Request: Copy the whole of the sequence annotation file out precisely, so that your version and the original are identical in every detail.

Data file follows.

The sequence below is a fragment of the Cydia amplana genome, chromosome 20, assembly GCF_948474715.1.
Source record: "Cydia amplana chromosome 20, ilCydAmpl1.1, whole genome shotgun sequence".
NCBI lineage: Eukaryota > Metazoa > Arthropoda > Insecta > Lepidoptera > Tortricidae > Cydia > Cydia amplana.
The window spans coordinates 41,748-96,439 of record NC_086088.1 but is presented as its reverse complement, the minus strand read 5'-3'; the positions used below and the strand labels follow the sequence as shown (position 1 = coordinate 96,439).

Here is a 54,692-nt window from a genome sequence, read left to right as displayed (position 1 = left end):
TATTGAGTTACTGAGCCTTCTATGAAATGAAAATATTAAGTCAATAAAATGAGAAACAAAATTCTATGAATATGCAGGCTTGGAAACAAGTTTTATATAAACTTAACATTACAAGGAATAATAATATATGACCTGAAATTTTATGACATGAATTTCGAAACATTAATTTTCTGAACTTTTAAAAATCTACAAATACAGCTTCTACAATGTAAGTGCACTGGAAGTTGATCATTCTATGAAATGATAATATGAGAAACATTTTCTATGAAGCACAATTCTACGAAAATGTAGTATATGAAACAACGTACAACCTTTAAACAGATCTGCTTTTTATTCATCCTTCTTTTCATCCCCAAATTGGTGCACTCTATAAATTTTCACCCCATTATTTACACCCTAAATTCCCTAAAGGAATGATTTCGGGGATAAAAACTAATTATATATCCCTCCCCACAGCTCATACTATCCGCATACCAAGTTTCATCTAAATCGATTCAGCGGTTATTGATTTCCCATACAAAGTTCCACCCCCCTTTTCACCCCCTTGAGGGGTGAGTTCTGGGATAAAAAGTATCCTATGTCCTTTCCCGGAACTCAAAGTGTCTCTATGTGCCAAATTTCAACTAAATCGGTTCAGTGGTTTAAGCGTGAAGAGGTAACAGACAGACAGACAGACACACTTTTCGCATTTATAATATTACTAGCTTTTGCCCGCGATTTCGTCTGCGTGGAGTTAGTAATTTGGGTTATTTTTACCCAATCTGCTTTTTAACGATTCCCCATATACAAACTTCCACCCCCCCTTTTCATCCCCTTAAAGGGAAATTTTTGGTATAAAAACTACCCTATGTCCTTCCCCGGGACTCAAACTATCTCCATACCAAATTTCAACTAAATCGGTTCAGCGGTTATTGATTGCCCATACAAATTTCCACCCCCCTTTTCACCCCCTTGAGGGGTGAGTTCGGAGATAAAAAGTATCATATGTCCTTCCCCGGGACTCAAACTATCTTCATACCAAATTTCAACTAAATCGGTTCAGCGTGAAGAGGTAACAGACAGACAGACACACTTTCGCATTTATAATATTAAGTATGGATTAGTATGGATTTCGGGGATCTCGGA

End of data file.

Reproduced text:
The sequence below is a fragment of the Cydia amplana genome, chromosome 20, assembly GCF_948474715.1.
Source record: "Cydia amplana chromosome 20, ilCydAmpl1.1, whole genome shotgun sequence".
NCBI lineage: Eukaryota > Metazoa > Arthropoda > Insecta > Lepidoptera > Tortricidae > Cydia > Cydia amplana.
The window spans coordinates 41,748-96,439 of record NC_086088.1 but is presented as its reverse complement, the minus strand read 5'-3'; the positions used below and the strand labels follow the sequence as shown (position 1 = coordinate 96,439).

Here is a 54,692-nt window from a genome sequence, read left to right as displayed (position 1 = left end):
TATTGAGTTACTGAGCCTTCTATGAAATGAAAATATTAAGTCAATAAAATGAGAAACAAAATTCTATGAATATGCAGGCTTGGAAACAAGTTTTATATAAACTTAACATTACAAGGAATAATAATATATGACCTGAAATTTTATGACATGAATTTCGAAACATTAATTTTCTGAACTTTTAAAAATCTACAAATACAGCTTCTACAATGTAAGTGCACTGGAAGTTGATCATTCTATGAAATGATAATATGAGAAACATTTTCTATGAAGCACAATTCTACGAAAATGTAGTATATGAAACAACGTACAACCTTTAAACAGATCTGCTTTTTATTCATCCTTCTTTTCATCCCCAAATTGGTGCACTCTATAAATTTTCACCCCATTATTTACACCCTAAATTCCCTAAAGGAATGATTTCGGGGATAAAAACTAATTATATATCCCTCCCCACAGCTCATACTATCCGCATACCAAGTTTCATCTAAATCGATTCAGCGGTTATTGATTTCCCATACAAAGTTCCACCCCCCTTTTCACCCCCTTGAGGGGTGAGTTCTGGGATAAAAAGTATCCTATGTCCTTTCCCGGAACTCAAAGTGTCTCTATGTGCCAAATTTCAACTAAATCGGTTCAGTGGTTTAAGCGTGAAGAGGTAACAGACAGACAGACAGACACACTTTTCGCATTTATAATATTACTAGCTTTTGCCCGCGATTTCGTCTGCGTGGAGTTAGTAATTTGGGTTATTTTTACCCAATCTGCTTTTTAACGATTCCCCATATACAAACTTCCACCCCCCCTTTTCATCCCCTTAAAGGGAAATTTTTGGTATAAAAACTACCCTATGTCCTTCCCCGGGACTCAAACTATCTCCATACCAAATTTCAACTAAATCGGTTCAGCGGTTATTGATTGCCCATACAAATTTCCACCCCCCTTTTCACCCCCTTGAGGGGTGAGTTCGGAGATAAAAAGTATCATATGTCCTTCCCCGGGACTCAAACTATCTTCATACCAAATTTCAACTAAATCGGTTCAGCGTGAAGAGGTAACAGACAGACAGACACACTTTCGCATTTATAATATTAAGTATGGATTAGTATGGATTTCGGGGATCTCGGA